Cas. Urge me no more: I shall forget myself: Have mind upon your health: tempt me no farther. Bru. Away, slight man!.

Cas. Is't possible!

Bru. Hear me, for I will speak.

Must I give way and room to your rash choler
Shall I be frighted when a madman stares ?

Cas. Must I endure all this!

Bru. All this! Ay, more. Fret till your proud heart break :

Go, show your slaves how choleric you are,
And make your bondmen tremble. Must 1 budge?
Must I observe you? Must I stand and crouch
Under your testy humor!

You shall digest the venom of your spleen,
Though it do split you; for from this day forth,
I'll use you for my mirth, yea, for my laughter,,
When you are waspish.

Cas. Is it come to this?

Bru. You say you are a better soldier ;
Let it appear so; make your vaunting true,
And it shall please me well. For my own part

I shall be glad to learn of noblemen.

Cas. You wrong we every way; you wrong me Brutus ;:

I said an elder soldier, not a better.
Did 1 say better?

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Bru. If you did I care not.

Cas. When Cesar liv'd he durst not thus have mov'd me. Bru. Peace, peace; you durst not so have tempted him. Cas. I durst not!

Bru. No.

Cas. What! Durst not tempt him!

Bru. For your life you durst not.

Cas. Do not presume too much upon my love. I may do that I shall be sorry for.

threats;

Bru. You have done that you should be sorry for
There is no terror, Cassius, in your
For I am arm'd so strong in honesty,
That they pass by me as the idle wind,
Which I respect not. I did send to you
For certain sums of gold, which you denied me;
I had rather coin my heart,

A

of w

And drop my blood for drachmas, than to wring
From the hard hands of peasants, their vile trash,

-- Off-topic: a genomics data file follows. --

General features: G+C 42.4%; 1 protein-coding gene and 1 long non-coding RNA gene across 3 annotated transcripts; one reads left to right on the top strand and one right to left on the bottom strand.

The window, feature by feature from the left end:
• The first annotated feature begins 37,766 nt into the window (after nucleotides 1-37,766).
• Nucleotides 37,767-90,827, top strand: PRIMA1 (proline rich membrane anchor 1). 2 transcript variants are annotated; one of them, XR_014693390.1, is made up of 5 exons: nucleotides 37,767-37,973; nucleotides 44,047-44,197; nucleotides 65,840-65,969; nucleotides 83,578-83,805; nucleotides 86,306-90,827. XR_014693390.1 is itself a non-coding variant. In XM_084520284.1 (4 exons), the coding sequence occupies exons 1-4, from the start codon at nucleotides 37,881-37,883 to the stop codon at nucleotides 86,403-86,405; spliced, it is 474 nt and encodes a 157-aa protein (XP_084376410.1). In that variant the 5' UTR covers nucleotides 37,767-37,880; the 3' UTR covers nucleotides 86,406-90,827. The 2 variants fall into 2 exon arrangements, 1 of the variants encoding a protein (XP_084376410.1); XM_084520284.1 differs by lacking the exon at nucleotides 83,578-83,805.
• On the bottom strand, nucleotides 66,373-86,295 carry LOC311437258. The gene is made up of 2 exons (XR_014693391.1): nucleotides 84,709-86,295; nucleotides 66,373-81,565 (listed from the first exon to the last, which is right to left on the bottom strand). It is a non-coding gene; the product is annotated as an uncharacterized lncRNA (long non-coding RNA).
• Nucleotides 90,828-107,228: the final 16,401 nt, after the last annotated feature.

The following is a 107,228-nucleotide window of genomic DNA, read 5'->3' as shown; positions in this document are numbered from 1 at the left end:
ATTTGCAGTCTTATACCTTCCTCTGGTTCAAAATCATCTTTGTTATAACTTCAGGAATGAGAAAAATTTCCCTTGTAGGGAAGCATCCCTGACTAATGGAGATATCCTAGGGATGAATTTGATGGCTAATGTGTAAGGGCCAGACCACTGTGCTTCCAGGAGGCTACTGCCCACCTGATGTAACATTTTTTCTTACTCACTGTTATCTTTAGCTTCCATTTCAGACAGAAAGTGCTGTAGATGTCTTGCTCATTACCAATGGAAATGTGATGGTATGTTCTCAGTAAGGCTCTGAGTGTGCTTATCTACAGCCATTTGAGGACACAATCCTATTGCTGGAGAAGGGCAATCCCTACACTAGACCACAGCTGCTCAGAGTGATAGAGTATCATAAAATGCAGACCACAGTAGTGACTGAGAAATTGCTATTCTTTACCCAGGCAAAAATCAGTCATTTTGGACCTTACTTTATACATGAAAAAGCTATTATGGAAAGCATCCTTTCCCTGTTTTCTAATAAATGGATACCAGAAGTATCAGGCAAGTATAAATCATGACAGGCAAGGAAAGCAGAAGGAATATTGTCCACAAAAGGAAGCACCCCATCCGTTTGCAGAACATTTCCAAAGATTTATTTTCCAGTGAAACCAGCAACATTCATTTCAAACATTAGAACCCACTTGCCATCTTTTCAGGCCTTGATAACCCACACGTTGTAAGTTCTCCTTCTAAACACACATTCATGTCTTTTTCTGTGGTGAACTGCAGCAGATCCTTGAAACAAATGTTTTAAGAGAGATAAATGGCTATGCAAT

By any indirection. I did send

To you for gold to pay my legions;
Which you denied me. Was that done like Cassius
Should I have answered Caius Cassius so?
When Marcus Brutus grows so covetous,
To lock such rascai counters from his friends,
Be ready, gods, with all your thunderbolts,
Dash him in pieces.

Cas.

I denied you not.
You did.

Bru.

Cas. I did not; he was but a fool

That brought my answer back. Brutus hath riv'd my heart: A friend should bear a friend's infirmities;

But Brutus makes mine greater than they are.
Bru. I do not. Still you practise them on me.
Cas. You love me not.

·Bru. 1 do not like your faults.

Cas. A friendly eye could never see such faults.

Bru. A flatterer's would not, though they did appear As huge as high Olympus.

Cas. Come Anthony! and young Octavius, come!
Revenge yourselves alone on Cassius:
For Cassius is a-weary of the world-
Hated by one he loves; brav'd by his brother;
Check'd like a bondman; all his faults obsery'd,
Set in a note book, learn'd and conn'd by rote

To cast into my teeth. There is my dagger,
And here my naked breast-within, a heart
Dearer than Plutus' mine, richer than gold;
If that thou need'st a Roman's, take it forth:
I that denied thee gold will give my heart.
Strike as thou did'st at Cesar; for I know,
When thou didst hate him worst, thou lov'st him better

Than ever thou lov'st Cassius.

Bru. Sheath your dagger,

Be angry when you will, it shall have scope,
Do what you will, dishonour shall be humor.
O Cassius! You are yoked with a lamb,
That carries anger as the flint bears fire;
Wdge nch enforced, shows a hasty spark,
AL aight is cold again.
Cas. Hath Cassius liv'd

To be but mirth and laughter to his Brutus,
When grief and blood ill temper'd vexeth him.

Bru. When I spoke that, I was ill temper'd too.
Cas. Do you confess so much? Give me your hand.
Bru. And my heart too.-[Embracing.

Cas. O Brutus !

Bru. What's the matter?

Cas. Have you not love enough to bear with me, When the rash humor which my mother gave me, Makes me forgetful?

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Bru. Yes, Cassius; and from henceforth When you are over earnest with your Brutus, He'll think your mother chides, and leave you sơ.

11-SPEECHES AND SOLILOQUIES.

I. Hamlet's Advice to the Players.

SPEAK the speech, I pray you, as I pronounced it to you; trippingly on the tongue. But if you mouth it, as many of our players do, I had as lief the town crier had spok en my lines. And do not saw the air too much with your hands; but use all gently: For in the very forrent, tempest, and, as I may say, whirlwind of your passion, you must acquire and beget a temperance, that may give it smoothness. Oh! It offends me to the soul, to hear a robusteous, perri. wig pated fellow tear a passion to tatters, to very rags, to